OPEC’s oil ploy

OPEC’s oil ploy Over the last four months Americans have received an early Christmas present. The price of oil has dropped precipitously, benefiting both corporations as well as the consumer. But that could be a two-edged sword for this nation. Brent crude, the global oil benchmark in the futures market, has declined 23% since its June price of $115/bbl. Today it is trading below $83/bbl. providing an enormous windfall in cost savings for all of us. The retail price of gasoline has dropped 15% during the same time period to a national average of $3.17/gallon. Every one-cent decline in gas prices equals about a $1 billion drop in energy spending, according to economists. So we have all just received what amounts to a tax cut that has gone directly into our pockets. That’s the good news. The bad news is that many of the same economists believe the reason prices have fallen so quickly is the deteriorating state of the global economy. Slower growth equals less demand for oil, all things being equal. As such we find ourselves with an oversupply of oil. Now usually, OPEC, which controls the lion’s share of oil production worldwide, would begin to throttle down the amount of oil produced per day. There would be meetings and all the disparate members of this energy cartel would decide what cut backs are necessary in order to prop up energy prices. This time around no such agreement is contemplated. Instead, Saudi Arabia, the energy colossus, has been quietly telling the oil market that they would be quite comfortable with even lower prices for an extended period...

The United States of Scotland?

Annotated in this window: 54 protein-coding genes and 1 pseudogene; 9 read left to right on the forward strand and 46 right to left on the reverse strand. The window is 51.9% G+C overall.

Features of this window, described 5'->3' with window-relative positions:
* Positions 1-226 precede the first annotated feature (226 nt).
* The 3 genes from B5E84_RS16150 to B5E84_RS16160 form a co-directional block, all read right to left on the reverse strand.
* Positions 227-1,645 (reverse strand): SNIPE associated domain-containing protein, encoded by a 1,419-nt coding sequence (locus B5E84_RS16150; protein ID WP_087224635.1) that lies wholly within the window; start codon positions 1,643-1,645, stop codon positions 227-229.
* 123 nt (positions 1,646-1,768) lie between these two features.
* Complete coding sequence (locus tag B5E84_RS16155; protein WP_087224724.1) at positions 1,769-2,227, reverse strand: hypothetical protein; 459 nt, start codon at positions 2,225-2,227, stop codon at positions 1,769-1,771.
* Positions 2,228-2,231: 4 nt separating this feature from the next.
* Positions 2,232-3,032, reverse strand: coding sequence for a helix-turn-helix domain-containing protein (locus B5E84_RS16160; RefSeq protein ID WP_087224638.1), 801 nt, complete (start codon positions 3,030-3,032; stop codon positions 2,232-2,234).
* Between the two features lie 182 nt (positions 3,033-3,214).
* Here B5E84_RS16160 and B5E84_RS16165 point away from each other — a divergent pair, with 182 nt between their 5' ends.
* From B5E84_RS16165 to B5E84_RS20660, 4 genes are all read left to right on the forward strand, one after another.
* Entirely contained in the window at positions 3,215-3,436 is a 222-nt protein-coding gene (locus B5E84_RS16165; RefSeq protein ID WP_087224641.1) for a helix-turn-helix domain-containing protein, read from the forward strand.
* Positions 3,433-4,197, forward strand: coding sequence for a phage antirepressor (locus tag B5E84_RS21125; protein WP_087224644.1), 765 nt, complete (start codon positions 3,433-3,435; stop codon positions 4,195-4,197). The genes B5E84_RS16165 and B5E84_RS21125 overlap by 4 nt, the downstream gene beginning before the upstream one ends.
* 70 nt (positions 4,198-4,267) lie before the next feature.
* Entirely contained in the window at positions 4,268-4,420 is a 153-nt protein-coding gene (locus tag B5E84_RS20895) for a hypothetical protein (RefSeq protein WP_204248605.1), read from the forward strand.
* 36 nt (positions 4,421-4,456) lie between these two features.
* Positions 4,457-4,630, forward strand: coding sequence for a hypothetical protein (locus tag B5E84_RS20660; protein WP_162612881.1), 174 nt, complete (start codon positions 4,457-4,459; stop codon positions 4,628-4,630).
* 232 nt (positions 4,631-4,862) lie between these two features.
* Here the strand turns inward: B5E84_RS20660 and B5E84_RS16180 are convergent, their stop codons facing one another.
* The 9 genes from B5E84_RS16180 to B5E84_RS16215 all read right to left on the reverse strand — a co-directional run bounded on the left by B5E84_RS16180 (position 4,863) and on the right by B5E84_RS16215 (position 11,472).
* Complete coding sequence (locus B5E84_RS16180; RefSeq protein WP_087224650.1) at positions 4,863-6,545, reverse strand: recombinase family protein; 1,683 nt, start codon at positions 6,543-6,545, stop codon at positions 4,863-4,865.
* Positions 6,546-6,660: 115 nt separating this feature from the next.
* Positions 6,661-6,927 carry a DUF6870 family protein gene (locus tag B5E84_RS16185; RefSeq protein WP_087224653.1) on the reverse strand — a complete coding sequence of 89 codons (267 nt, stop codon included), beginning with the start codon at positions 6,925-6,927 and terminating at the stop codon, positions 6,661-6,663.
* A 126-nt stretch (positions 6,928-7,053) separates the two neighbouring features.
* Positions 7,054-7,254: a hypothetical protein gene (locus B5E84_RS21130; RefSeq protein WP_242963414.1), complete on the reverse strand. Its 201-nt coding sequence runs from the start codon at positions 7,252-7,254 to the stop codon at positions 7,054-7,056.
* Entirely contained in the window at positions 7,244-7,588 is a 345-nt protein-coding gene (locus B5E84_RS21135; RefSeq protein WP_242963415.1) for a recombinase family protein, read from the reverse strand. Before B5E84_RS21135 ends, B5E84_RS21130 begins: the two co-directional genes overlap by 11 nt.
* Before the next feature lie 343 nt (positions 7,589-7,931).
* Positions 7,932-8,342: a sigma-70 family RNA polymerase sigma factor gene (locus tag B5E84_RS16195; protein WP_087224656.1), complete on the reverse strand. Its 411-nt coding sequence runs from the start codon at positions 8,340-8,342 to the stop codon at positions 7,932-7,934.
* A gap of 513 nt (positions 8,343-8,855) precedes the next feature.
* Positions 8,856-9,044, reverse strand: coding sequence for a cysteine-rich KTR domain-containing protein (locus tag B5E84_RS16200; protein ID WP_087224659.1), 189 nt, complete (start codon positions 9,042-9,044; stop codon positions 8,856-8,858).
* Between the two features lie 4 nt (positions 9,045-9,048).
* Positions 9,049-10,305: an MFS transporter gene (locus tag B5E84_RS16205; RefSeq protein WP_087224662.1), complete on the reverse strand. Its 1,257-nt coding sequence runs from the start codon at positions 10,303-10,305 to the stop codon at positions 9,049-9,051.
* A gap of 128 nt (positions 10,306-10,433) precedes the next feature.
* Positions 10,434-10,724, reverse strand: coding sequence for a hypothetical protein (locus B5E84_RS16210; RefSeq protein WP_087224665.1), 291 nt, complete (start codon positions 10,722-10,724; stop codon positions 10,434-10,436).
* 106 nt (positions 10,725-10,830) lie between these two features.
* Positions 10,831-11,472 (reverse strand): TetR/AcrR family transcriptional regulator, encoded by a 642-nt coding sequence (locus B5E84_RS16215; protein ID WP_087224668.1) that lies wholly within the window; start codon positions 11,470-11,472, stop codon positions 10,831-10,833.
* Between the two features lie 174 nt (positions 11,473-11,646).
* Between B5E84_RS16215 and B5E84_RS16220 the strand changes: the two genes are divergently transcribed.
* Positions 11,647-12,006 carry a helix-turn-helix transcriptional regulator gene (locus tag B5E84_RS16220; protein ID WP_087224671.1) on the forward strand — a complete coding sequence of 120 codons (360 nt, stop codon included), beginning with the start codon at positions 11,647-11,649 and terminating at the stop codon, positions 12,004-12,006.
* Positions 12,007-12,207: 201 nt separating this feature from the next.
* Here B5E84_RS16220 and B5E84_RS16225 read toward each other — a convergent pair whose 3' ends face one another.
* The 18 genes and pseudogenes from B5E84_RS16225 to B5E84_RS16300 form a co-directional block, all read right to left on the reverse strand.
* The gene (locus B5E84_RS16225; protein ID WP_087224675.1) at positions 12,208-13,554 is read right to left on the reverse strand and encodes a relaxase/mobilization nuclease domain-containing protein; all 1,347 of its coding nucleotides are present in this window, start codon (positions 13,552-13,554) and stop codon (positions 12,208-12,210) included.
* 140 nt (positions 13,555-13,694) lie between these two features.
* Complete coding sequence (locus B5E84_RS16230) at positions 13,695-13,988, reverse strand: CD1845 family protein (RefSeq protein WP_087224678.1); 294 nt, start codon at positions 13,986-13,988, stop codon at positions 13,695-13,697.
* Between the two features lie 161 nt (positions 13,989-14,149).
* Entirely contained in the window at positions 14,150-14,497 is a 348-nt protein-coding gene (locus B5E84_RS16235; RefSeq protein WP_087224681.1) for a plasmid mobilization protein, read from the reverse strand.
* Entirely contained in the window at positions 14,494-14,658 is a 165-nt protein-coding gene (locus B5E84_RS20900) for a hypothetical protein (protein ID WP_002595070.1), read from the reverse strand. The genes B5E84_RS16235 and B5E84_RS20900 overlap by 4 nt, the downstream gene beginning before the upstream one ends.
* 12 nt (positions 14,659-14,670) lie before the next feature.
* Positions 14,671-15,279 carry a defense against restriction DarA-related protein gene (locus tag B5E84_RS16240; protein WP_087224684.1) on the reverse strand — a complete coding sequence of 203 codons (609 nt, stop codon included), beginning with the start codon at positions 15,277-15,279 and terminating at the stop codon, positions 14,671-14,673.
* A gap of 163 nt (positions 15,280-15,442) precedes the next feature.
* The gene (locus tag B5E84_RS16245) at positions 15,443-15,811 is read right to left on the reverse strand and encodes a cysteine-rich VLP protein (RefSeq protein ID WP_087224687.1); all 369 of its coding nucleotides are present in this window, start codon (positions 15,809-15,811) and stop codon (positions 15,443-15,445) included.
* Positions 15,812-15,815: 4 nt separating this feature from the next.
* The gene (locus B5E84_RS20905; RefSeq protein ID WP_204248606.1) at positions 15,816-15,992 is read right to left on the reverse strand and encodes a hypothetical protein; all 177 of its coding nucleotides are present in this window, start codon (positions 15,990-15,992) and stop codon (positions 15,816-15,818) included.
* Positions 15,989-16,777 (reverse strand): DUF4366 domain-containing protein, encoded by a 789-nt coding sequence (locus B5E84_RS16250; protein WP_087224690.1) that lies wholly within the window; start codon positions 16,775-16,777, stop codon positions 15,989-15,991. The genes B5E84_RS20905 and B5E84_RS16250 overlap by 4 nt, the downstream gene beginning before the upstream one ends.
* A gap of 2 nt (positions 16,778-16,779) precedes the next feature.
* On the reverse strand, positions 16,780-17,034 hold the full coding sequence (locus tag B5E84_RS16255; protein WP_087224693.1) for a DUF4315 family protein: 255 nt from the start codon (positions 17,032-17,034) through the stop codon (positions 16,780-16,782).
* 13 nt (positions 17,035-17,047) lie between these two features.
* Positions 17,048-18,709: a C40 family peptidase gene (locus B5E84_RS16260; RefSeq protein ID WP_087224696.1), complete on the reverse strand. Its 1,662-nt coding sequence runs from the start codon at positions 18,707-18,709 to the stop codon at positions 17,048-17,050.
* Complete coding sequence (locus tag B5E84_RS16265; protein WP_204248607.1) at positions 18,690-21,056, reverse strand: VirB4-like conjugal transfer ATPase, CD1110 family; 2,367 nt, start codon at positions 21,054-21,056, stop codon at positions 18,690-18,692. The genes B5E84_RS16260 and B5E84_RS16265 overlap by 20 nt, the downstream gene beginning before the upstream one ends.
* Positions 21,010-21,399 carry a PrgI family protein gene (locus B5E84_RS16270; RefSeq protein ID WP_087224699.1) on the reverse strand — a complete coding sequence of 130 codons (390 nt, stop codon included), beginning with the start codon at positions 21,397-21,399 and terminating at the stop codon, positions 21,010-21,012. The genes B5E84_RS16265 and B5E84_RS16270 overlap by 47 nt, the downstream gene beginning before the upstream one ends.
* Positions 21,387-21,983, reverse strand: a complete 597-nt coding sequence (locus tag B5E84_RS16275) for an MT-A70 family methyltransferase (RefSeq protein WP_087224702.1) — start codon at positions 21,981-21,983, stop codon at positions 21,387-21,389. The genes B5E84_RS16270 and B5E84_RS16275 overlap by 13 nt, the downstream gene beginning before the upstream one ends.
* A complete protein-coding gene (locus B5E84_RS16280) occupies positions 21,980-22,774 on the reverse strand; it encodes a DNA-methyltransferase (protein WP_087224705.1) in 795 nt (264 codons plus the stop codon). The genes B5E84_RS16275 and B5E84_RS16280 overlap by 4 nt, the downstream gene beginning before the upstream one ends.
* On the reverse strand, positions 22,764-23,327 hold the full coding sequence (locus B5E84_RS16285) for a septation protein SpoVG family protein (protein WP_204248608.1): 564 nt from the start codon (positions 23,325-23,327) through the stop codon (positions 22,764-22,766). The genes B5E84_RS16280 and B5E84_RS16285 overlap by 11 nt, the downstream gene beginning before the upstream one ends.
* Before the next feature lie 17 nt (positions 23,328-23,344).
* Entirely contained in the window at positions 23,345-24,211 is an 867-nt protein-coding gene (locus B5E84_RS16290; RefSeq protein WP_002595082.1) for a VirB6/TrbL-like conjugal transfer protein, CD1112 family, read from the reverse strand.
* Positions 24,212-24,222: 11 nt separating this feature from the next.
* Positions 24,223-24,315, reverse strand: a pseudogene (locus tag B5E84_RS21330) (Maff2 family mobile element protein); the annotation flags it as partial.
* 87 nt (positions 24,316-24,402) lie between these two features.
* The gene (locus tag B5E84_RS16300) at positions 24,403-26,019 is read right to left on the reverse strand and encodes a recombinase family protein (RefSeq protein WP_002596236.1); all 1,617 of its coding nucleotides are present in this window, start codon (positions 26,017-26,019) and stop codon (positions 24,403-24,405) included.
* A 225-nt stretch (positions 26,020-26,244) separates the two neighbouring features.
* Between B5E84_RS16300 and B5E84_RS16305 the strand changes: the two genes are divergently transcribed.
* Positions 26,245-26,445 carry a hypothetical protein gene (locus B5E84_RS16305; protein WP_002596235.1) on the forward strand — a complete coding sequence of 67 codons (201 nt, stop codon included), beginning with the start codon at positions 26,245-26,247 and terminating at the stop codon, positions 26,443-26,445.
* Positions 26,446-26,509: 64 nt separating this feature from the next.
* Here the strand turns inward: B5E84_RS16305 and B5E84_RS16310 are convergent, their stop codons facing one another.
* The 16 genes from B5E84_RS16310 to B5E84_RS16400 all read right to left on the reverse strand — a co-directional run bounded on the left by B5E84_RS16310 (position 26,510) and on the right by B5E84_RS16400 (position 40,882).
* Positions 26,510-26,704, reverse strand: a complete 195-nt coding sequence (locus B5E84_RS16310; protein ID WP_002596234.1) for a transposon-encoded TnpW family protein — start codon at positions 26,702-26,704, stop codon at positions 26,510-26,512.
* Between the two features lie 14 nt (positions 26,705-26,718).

Will the ghost of William Wallace finally see the British thrown out of his country once and for all? If the latest polls on the outcome of the September 18th referendum on Scottish Independence are any indication, Scots are in a dead heat over the political and economic future of their country. Last weekend for the first time, polls showed that the majority of voters in Scotland were leaning towards independence. Since then new polls show the public vacillating between yes and no on a daily basis. The news has shocked the world and galvanized the three major British political parties to implement a no-holds-barred program of damage control. The U.K. Prime Minister David Cameron, Liberal Democrat leader Nick Clegg and opposition Labour Party chief Ed Millbank dropped whatever they were doing and headed for the Highlands on Wednesday. The British leaders are pulling out all the stops in trying to convince Scottish voters to stay with the Union. Even Harry Potter has been enlisted or at least his author, JK Rowling, is backing the Union, which has been in effect for 307 years. On the financial front, the polls caught “The City” (England’s Wall Street) by surprise. For months, European financial institutions had been discounting the referendum as a non-event, just another opportunity for those dour Northern people, who talk funny, to blow off a little electoral steam. No one seriously considered that Scotland would actually embrace independence. For most of the week both the British pound and the UK stock markets have been declining. And they should, because if Scotland does decide to fly the coop, there...